Town may soon learn its Tesco fate
An iconic example of the creep of Tescopolis’ or a sensible development reflecting the needs of modern living in a bustling town? Town may soon learn its fateSheringham could learn its Tesco fate within days, as Ed Foss reports.
The battle has lasted more than a decade and left deep scars across a Norfolk coastal town - but in a week's time,
will the anti-Tesco lobby in Sheringham be waking up with a raging hangover of celebration, or one of commiseration?
It is a prediction few sane men or women would attempt to make, consider-ing the rollercoaster ride that the Tesco planning application for Sheringham has been over the last few years.
On Friday, a single-item council planning meeting will be held in neighbouring Cromer where an
11-strong committee may well finally decide whether the proposed 1,500sq m store will come to Sheringham.
The eyes which watch this decision will not only be local and will not be limited to the two main community lobby groups involved in the debate - Sheringham Campaign Against Mass Retail Overdevelopment (Scamrod) and Protesc.
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This application has attracted interest from around the country, featured in national newspapers and high-profile television documentaries, been mentioned in the House of Commons and acted as a reference point, both for the pros and the antis, to many other Tesco applications around the country.
Allegations of bullying, secret deals, indifference and massaging of statistics have been made at various levels and between various interested parties across the years. It hasn't been a game which has been played nicely. But with so much at stake, many people would say "why should it be?"
One of the greatest fuels to the fire has been the fact this is a Tesco application, not just any old supermarket. One of the council's main problems has been the fact they must work under decision-making parameters which do not include being able to take into direct account who is making the application. Be it Tesco, Sainsbury's, Waitrose or Somerfield, it is not a planning consideration. For those who perceive the Tesco brand as a particularly aggressive one with less than average regard to other businesses, this is one of the hardest pills to swallow.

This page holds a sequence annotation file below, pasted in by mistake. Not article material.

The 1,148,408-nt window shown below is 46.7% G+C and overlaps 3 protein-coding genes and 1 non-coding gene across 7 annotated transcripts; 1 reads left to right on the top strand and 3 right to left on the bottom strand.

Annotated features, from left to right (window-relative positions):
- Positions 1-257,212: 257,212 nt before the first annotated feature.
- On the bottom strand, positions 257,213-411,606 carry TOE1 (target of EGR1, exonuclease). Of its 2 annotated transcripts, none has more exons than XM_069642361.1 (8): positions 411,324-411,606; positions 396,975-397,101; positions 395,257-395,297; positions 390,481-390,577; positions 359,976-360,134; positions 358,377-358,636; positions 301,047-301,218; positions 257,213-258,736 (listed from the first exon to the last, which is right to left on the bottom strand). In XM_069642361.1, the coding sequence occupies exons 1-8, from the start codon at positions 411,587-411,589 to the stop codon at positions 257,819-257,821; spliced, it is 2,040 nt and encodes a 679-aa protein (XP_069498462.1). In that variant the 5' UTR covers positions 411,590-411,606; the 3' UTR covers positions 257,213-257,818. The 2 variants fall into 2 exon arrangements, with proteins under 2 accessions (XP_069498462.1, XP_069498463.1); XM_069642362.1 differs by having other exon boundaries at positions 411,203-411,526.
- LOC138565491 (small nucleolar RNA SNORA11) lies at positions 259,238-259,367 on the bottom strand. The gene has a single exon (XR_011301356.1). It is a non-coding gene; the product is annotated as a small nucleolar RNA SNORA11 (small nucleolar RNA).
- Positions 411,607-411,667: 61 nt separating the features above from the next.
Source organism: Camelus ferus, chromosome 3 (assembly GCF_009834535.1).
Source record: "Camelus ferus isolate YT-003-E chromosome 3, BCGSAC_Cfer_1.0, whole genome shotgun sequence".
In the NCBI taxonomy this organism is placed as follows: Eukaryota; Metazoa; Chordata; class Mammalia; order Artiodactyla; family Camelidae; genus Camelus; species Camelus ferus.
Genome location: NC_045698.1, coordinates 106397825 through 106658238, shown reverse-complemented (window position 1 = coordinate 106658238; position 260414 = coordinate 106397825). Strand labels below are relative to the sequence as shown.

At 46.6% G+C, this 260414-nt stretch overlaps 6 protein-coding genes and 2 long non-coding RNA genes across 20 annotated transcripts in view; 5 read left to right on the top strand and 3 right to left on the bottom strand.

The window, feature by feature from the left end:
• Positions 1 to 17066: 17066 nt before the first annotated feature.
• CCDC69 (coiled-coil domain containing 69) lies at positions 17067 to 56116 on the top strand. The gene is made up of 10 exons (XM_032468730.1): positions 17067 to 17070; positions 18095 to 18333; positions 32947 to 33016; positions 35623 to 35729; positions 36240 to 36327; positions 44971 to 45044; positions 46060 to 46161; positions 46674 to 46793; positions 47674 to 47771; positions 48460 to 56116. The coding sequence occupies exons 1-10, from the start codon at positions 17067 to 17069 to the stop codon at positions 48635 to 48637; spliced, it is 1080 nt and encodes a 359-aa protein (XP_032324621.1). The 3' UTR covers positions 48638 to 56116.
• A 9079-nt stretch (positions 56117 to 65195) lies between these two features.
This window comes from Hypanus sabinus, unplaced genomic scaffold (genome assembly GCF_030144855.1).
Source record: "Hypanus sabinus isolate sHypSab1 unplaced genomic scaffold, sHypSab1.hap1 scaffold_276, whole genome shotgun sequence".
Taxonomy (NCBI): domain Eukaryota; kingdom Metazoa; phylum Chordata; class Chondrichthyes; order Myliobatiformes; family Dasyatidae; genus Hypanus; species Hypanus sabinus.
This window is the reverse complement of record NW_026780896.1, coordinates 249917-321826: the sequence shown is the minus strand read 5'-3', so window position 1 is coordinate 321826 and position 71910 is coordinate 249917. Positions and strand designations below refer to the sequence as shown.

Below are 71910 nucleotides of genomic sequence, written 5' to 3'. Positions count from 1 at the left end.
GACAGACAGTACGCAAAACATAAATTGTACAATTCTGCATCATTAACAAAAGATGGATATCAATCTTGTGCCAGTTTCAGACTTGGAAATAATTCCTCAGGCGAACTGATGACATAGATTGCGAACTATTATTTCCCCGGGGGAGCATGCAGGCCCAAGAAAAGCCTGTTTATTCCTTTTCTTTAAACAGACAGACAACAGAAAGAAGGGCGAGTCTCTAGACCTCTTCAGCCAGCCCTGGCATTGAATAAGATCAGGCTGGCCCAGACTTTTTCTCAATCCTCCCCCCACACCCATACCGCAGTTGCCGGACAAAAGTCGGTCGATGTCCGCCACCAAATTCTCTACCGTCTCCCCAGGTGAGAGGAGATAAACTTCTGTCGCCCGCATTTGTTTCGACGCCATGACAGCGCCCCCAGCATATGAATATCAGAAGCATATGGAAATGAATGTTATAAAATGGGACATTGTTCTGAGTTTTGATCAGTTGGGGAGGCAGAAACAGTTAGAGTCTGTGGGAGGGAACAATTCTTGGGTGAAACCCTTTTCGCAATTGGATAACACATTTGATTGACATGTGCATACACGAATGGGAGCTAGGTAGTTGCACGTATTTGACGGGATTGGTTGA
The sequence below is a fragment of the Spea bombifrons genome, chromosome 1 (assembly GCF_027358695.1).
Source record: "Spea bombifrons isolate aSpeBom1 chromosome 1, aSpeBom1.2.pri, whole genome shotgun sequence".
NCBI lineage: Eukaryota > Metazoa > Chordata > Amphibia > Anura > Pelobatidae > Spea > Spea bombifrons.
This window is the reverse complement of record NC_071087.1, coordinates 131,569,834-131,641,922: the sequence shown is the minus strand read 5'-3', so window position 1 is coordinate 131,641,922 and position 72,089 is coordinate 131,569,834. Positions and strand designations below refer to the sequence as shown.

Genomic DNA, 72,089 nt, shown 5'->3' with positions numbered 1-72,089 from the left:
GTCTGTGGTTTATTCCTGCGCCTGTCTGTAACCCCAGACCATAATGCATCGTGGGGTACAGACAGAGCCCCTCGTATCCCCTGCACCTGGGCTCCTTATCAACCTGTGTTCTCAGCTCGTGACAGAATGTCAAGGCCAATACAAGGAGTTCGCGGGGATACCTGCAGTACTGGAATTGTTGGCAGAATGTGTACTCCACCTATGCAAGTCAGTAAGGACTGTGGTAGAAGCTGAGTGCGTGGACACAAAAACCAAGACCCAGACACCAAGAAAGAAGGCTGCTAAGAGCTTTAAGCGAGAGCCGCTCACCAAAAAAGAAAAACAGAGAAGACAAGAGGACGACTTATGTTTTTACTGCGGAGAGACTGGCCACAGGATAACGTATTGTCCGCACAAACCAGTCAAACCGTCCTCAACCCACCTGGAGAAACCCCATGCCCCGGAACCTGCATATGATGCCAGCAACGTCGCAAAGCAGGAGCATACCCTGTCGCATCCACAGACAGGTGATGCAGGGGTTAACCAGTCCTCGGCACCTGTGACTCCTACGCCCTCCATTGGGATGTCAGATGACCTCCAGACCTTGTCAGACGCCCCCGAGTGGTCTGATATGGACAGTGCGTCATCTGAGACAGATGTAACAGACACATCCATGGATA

Because there are not two clear sides to this debate - it is not simply a case of those who want a supermarket and those who do not, a huge number of the 'antis' either want a smaller store, a different location or both - the waters muddy further.
The revelation in yesterday's national news that the Spice Girls have agreed to front a Tesco advertising campaign, supposedly netting each band member £1m, will not have lightened the mood in Sheringham.
The officer recommendation to Friday's committee is one of delegated approval for the application, subject to a string of conditions ranging from a need for more detail about the building's energy efficiency to a requirement for further information from Norfolk County Council about financial arrangements for highway works.
In Sheringham, talk does not centre on such technicalities, but still the subject matter of choice is of little else than Friday's meeting.
Alex Herbert, who runs a Station Road bakery called The Bake House with his wife Ruth, said that if Tesco were to come to town, the effect would not be a case of "if", but of "how quickly".